APRIL 25, 2009
It figures. Netflix instant view finally delivers an acceptable transfer, and the movie itself disappoints. To say nothing of the film's content, if everything looked as good as American Zombie did when streamed to my Xbox, I could see the service as being a valid option of watching films. I mean, it's still not as good as an actual DVD, but I don't expect it to be. I just want it to retain some detail, not skip around, and be in widescreen; all qualities this transfer possessed.
Unfortunately, the movie itself failed to deliver. I loved the idea of doing the umpteenth "zombies are an accepted part of the world" movie (I have worked on one myself, albeit a short film and not a feature) and playing it completely straight for once. To the filmmakers' credit, they don't go for any of the easy gags you would expect from all of the other movies (Fido, for example) that have approached the same subject. And beyond one of the documentary team members being a bit of a "racist" (he constantly asks the zombies about their eating of human flesh), there are no "evil humans" for once (a rarity in ANY zombie narrative, pseudo-real or not), which was also appreciated.
The problem is that the movie ultimately has no point. Throughout the whole thing, the zombies are pretty benign. There are about four that are followed in depth, and they're all sort of bland, which is the point. One works at 7-11, one is a typically batshit young Asian girl with cat statues all over her apartment, another is a middle aged weirdo (read: pretentious artist), and another is a zombie activist. They're all well drawn and all, but almost all of them eventually go "bad" and attack our documentary team and/or others. Yeah, and? They're fucking zombies! Who didn't see that coming? It's one thing for a film like Behind The Mask to turn into a regular slasher movie for the 3rd act, because it continued to act as a deconstruction, while still offering the things fans would expect from such a film. But the "zombie action" only amounts to about 2 minutes of the runtime here, not enough to carry weight, but more than enough to make you wonder what the point Gracie Lee and John Solomon were trying to make was. "Zombies might act normal, but in the end they will still kill you"? No shit! Next up, a revealing portrait of Vampires - they enjoy blood!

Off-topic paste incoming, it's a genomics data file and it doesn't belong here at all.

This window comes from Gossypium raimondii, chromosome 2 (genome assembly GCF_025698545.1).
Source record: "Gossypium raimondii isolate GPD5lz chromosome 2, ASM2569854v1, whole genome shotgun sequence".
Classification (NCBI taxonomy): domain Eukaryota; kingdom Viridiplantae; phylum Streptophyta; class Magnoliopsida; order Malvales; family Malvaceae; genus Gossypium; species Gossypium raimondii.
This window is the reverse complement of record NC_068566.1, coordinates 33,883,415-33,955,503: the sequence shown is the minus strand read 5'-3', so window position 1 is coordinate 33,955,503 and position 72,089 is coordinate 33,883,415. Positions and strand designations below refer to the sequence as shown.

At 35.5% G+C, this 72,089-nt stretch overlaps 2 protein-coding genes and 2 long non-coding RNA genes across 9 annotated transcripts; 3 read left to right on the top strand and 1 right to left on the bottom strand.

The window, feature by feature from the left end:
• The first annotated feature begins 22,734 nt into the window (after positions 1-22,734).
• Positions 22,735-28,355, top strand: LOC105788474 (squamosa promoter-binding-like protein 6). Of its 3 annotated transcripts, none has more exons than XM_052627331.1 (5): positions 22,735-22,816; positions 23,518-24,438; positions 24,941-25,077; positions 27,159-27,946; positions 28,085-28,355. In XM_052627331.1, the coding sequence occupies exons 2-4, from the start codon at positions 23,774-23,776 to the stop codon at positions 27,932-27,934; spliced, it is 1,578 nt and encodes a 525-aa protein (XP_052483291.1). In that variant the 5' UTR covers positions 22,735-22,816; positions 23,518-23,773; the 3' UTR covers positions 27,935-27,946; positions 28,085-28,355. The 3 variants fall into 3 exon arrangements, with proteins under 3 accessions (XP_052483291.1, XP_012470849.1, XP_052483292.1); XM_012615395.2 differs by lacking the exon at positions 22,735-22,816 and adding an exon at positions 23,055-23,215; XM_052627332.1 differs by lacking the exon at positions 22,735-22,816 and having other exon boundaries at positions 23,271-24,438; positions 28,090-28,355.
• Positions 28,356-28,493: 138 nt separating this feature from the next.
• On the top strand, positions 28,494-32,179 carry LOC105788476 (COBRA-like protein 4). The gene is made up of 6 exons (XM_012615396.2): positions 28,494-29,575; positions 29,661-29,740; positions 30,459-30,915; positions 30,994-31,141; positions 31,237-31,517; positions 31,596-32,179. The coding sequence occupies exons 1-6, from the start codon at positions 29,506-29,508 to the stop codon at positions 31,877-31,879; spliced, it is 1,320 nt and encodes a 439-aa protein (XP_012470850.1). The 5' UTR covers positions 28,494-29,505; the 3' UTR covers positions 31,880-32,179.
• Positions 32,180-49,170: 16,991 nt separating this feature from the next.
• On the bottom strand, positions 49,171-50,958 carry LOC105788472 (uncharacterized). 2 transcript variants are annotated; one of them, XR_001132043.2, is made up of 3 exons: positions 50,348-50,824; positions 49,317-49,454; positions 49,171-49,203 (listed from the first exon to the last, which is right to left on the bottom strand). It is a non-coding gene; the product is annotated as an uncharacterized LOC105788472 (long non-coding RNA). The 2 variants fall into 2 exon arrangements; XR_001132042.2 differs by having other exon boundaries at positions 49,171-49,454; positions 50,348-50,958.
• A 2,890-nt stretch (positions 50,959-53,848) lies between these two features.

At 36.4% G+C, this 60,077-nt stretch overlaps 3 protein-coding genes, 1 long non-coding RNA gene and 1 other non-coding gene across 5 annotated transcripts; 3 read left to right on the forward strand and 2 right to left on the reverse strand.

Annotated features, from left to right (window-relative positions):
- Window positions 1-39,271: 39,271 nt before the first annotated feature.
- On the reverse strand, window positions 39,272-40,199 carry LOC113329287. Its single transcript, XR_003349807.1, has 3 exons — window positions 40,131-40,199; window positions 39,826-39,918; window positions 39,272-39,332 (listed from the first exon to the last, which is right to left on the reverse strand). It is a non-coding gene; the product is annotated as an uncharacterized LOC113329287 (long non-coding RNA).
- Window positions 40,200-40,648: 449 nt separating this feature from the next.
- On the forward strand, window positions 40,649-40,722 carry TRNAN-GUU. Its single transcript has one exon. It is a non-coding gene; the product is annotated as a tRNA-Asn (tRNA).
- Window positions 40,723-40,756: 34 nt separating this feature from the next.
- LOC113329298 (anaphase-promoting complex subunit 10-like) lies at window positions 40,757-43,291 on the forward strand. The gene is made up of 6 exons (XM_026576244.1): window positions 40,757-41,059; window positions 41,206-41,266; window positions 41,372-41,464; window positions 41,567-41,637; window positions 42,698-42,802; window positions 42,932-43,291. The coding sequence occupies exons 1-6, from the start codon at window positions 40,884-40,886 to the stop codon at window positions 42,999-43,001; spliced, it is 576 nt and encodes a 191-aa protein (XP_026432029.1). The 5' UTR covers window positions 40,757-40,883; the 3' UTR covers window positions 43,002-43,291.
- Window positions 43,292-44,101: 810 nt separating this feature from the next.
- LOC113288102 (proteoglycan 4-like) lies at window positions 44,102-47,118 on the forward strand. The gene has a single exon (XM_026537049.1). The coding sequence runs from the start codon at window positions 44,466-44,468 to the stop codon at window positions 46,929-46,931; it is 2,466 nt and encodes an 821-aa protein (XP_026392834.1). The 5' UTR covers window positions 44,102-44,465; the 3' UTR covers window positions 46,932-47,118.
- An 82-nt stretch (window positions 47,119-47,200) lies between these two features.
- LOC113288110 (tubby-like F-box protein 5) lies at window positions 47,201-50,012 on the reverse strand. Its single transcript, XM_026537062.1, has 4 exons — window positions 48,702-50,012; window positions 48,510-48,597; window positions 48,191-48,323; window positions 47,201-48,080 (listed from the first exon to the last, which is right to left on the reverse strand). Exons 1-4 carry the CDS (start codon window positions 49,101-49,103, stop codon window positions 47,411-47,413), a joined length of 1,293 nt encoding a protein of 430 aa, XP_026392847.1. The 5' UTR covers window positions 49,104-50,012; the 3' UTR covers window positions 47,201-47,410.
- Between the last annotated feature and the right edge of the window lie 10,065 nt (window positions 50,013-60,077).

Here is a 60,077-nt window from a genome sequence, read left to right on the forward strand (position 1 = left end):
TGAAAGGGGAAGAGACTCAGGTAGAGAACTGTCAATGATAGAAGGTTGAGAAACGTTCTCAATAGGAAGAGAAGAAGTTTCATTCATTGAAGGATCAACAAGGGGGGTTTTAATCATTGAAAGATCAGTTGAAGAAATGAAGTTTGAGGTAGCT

Another issue is that the film bounces between being a documentary, and being about a documentary. It breaks the "realism" (such as it is) whenever we see the filmmakers watching their footage, arguing about what they should be shooting, etc. Again, it just makes me wonder what the point is. It's not played for laughs, and the only way we can truly buy into it as "real" is to keep any filmmaking aspects out of it.
And it's a shame that it doesn't all come together, because there's some great stuff in here. I loved the idea of a zombie sweatshop, and also that there are three types of zombies (rotting flesh kind, basic human function kind (think Bub), and fully functional kind). Also, and this is I think the film's most interesting concept - the zombies have no recollection of their former lives or how they died. The 7-11 guy even illustrates various scenarios as to how he got the massive headwound that obviously ended his human life. Had the movie been entirely like this, trying to help a few zombies learn more about their human life, Lee and Solomon could have had something truly special. As it is, the new stuff it brings to the table doesn't justify the occasionally bland and ultimately schizo approach they took to the material.
Ultimately, it's not the worst movie of its type, but its certainly the most frustrating. There are glimpses of brilliance, and for the first half hour or so I was pretty excited about the areas that the film seemed to be heading toward. But as a wise man once said, the last five minutes of a film are what the audience will remember the most, and here, those final five minutes are pretty goddamn lousy. A shame, really.
What say you?